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Editor,—In the context of coronary heart disease the poor perception of the hidden cost of aspirin1 partly stems from under-recognition of alternative therapeutic strategies for achieving the objective of primary or secondary prevention of myocardial infarction during long term use. A prime example is the use of warfarin, which, in patients who already have a strong indication such as atrial fibrillation, for its long term use, can serve as a satisfactory alternative therapeutic strategy. This is because, in its own right, anticoagulation to a target international normalised ratio (INR) of 1.4–2.0 can reduce the risk of myocardial infarction by 47% in high risk males aged 45–69.2 This compares favourably with the 34% reduction in myocardial infarction risk achievable with aspirin in chronic stable angina.3
For secondary prevention of myocardial infarction, prospective studies show at least comparable efficacy between warfarin (adjusted to target INR of 2.4–4.8),4 5 and aspirin,6 while, in the meta-analytic context (antedating the comparison between aspirin and trapidil),6 data from the Antiplatelet Trialists Collaboration are less favourable than data from anticoagulant trials on the basis of “numbers needed to treat”.7 8 Statins are an alternative and powerful modality both for primary and secondary prevention of myocardial infarction in patients with modest as well as a marked increase in plasma cholesterol concentrations.9As with warfarin,2 5 6 their benefit extends to primary prevention of stroke,10 the latter objective currently not achievable with aspirin.11 In the presence of either coronary heart disease, hypertension, or diabetes, angiotensin converting enzyme blockade can reduce myocardial infarction risk by 20%, a spin off being a 23% reduction in heart failure risk.12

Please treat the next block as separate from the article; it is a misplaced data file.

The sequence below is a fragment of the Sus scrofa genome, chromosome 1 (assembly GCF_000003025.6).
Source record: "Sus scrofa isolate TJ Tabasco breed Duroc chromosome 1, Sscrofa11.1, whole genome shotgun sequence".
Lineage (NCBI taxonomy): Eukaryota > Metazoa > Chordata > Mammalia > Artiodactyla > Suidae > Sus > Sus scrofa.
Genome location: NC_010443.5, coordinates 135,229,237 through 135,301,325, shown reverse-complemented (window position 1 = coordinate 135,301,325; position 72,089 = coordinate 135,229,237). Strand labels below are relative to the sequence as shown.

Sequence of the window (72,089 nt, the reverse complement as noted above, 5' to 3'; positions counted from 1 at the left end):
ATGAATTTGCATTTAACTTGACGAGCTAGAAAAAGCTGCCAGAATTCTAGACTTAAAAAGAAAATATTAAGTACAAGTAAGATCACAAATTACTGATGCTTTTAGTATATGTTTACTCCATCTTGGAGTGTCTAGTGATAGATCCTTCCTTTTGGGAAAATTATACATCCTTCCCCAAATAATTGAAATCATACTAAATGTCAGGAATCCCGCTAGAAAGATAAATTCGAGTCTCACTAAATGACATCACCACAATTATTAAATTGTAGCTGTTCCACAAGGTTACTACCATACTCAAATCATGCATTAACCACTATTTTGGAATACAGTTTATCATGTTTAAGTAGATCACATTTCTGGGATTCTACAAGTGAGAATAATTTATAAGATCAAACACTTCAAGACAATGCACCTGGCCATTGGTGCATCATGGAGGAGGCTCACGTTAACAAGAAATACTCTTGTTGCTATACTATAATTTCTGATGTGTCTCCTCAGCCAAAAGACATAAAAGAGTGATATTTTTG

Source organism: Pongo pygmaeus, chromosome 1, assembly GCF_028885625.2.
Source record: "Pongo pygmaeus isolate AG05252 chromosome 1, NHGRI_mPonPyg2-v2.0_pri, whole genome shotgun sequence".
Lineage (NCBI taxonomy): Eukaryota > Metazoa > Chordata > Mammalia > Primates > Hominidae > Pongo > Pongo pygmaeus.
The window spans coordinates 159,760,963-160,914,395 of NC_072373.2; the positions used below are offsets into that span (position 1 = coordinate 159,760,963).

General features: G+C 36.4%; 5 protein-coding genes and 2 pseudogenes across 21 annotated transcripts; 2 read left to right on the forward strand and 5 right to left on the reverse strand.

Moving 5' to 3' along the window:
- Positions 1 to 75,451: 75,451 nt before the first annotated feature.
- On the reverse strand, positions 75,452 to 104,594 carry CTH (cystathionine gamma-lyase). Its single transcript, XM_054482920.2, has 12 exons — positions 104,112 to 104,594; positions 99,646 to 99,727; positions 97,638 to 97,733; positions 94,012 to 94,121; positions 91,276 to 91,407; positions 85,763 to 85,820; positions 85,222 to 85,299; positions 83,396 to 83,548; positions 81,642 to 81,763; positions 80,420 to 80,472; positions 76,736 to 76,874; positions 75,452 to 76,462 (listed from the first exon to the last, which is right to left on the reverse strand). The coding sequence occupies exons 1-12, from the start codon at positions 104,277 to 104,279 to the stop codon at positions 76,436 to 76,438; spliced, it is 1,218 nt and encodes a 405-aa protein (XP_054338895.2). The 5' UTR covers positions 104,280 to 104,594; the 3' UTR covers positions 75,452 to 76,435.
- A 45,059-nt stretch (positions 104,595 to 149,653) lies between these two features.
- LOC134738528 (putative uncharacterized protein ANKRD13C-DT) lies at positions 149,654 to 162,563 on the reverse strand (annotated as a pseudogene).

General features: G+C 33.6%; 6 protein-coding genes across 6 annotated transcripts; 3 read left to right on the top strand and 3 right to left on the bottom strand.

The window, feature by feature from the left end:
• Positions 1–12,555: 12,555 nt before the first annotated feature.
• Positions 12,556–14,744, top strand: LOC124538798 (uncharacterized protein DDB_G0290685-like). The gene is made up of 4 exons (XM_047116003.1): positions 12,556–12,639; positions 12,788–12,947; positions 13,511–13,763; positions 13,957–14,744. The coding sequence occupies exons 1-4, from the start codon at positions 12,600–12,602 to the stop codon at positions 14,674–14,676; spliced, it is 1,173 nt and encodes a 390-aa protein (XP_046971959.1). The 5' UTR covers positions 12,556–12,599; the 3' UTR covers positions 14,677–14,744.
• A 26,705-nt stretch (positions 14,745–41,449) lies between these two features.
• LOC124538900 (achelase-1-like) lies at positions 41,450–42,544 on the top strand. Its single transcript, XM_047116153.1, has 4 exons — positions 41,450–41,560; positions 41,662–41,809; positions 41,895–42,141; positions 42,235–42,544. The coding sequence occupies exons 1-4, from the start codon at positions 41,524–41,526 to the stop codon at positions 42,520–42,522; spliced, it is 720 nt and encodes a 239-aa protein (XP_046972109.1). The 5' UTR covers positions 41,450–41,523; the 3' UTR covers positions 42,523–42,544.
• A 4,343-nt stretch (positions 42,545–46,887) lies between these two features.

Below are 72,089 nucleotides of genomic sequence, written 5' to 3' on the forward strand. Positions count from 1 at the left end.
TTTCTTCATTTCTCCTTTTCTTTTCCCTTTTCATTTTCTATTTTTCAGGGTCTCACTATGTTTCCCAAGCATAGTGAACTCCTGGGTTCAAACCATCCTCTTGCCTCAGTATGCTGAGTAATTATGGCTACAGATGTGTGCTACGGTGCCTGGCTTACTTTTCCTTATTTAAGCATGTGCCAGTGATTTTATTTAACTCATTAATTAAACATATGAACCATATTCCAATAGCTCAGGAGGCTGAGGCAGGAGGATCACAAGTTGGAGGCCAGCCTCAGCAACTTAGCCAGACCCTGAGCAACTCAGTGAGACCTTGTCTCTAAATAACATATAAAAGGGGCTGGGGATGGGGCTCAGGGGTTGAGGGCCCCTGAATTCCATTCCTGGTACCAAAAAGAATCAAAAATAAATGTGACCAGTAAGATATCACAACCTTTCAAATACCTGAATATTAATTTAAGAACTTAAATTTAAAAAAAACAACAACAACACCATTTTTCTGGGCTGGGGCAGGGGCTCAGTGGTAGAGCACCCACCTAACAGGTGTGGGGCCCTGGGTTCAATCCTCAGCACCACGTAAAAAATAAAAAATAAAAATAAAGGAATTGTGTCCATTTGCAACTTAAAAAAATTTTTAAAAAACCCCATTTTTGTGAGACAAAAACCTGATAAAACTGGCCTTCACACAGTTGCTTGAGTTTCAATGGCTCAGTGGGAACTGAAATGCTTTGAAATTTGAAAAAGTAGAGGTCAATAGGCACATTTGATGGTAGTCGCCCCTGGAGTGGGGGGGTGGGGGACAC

Secondary prevention of myocardial infarction as well as primary prevention of heart failure after myocardial infarction, comprise two end points also achievable with β-adrenergic blockade in conventional, and in low doses, respectively.13 14 This raises the possibility of a highly beneficial drug interaction between the two modalities, perhaps unlikely to be enhanced by coprescription of aspirin, given the possibility of an adverse interaction between aspirin and enalapril.15
Dr Burgess responds on behalf of the authors:
Dr Jolobe's comments seem rather indirectly related to our work. The objective of our study was to evaluate the prevalence of aspirin associated side effects and make a comment on the potential cost implications. We certainly did not intend to evaluate the relative value of aspirin compared to other agents used in patients with coronary artery disease. His letter reviews some important data on the use of other agents in this patient group and we would concur with the comments about the use of statins, angiotensin converting enzyme inhibitors, and β-blockers for the secondary prevention of coronary events. These drug groups appear to have an additive effect.
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